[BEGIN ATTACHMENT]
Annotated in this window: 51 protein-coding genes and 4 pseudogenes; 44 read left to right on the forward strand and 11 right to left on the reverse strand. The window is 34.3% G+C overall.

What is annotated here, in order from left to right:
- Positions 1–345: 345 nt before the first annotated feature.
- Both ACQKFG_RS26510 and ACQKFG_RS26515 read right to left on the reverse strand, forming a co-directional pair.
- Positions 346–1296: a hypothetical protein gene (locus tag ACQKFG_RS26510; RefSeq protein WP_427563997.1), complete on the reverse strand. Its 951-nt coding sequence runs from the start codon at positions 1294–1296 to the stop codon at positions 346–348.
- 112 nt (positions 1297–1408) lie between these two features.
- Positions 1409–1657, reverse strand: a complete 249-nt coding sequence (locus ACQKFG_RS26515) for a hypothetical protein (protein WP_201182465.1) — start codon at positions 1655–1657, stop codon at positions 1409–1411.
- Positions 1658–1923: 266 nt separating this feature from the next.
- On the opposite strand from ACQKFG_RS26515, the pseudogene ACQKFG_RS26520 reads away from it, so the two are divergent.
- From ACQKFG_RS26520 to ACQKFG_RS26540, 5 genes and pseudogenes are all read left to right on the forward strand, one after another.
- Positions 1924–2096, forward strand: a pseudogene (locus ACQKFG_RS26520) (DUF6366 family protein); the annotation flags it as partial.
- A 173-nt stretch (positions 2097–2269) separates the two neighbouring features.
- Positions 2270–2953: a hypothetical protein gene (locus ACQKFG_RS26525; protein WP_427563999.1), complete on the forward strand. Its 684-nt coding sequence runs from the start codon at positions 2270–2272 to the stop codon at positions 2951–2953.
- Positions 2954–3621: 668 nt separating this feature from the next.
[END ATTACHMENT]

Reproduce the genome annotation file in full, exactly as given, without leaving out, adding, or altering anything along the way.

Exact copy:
Annotated in this window: 51 protein-coding genes and 4 pseudogenes; 44 read left to right on the forward strand and 11 right to left on the reverse strand. The window is 34.3% G+C overall.

What is annotated here, in order from left to right:
- Positions 1–345: 345 nt before the first annotated feature.
- Both ACQKFG_RS26510 and ACQKFG_RS26515 read right to left on the reverse strand, forming a co-directional pair.
- Positions 346–1296: a hypothetical protein gene (locus tag ACQKFG_RS26510; RefSeq protein WP_427563997.1), complete on the reverse strand. Its 951-nt coding sequence runs from the start codon at positions 1294–1296 to the stop codon at positions 346–348.
- 112 nt (positions 1297–1408) lie between these two features.
- Positions 1409–1657, reverse strand: a complete 249-nt coding sequence (locus ACQKFG_RS26515) for a hypothetical protein (protein WP_201182465.1) — start codon at positions 1655–1657, stop codon at positions 1409–1411.
- Positions 1658–1923: 266 nt separating this feature from the next.
- On the opposite strand from ACQKFG_RS26515, the pseudogene ACQKFG_RS26520 reads away from it, so the two are divergent.
- From ACQKFG_RS26520 to ACQKFG_RS26540, 5 genes and pseudogenes are all read left to right on the forward strand, one after another.
- Positions 1924–2096, forward strand: a pseudogene (locus ACQKFG_RS26520) (DUF6366 family protein); the annotation flags it as partial.
- A 173-nt stretch (positions 2097–2269) separates the two neighbouring features.
- Positions 2270–2953: a hypothetical protein gene (locus ACQKFG_RS26525; protein WP_427563999.1), complete on the forward strand. Its 684-nt coding sequence runs from the start codon at positions 2270–2272 to the stop codon at positions 2951–2953.
- Positions 2954–3621: 668 nt separating this feature from the next.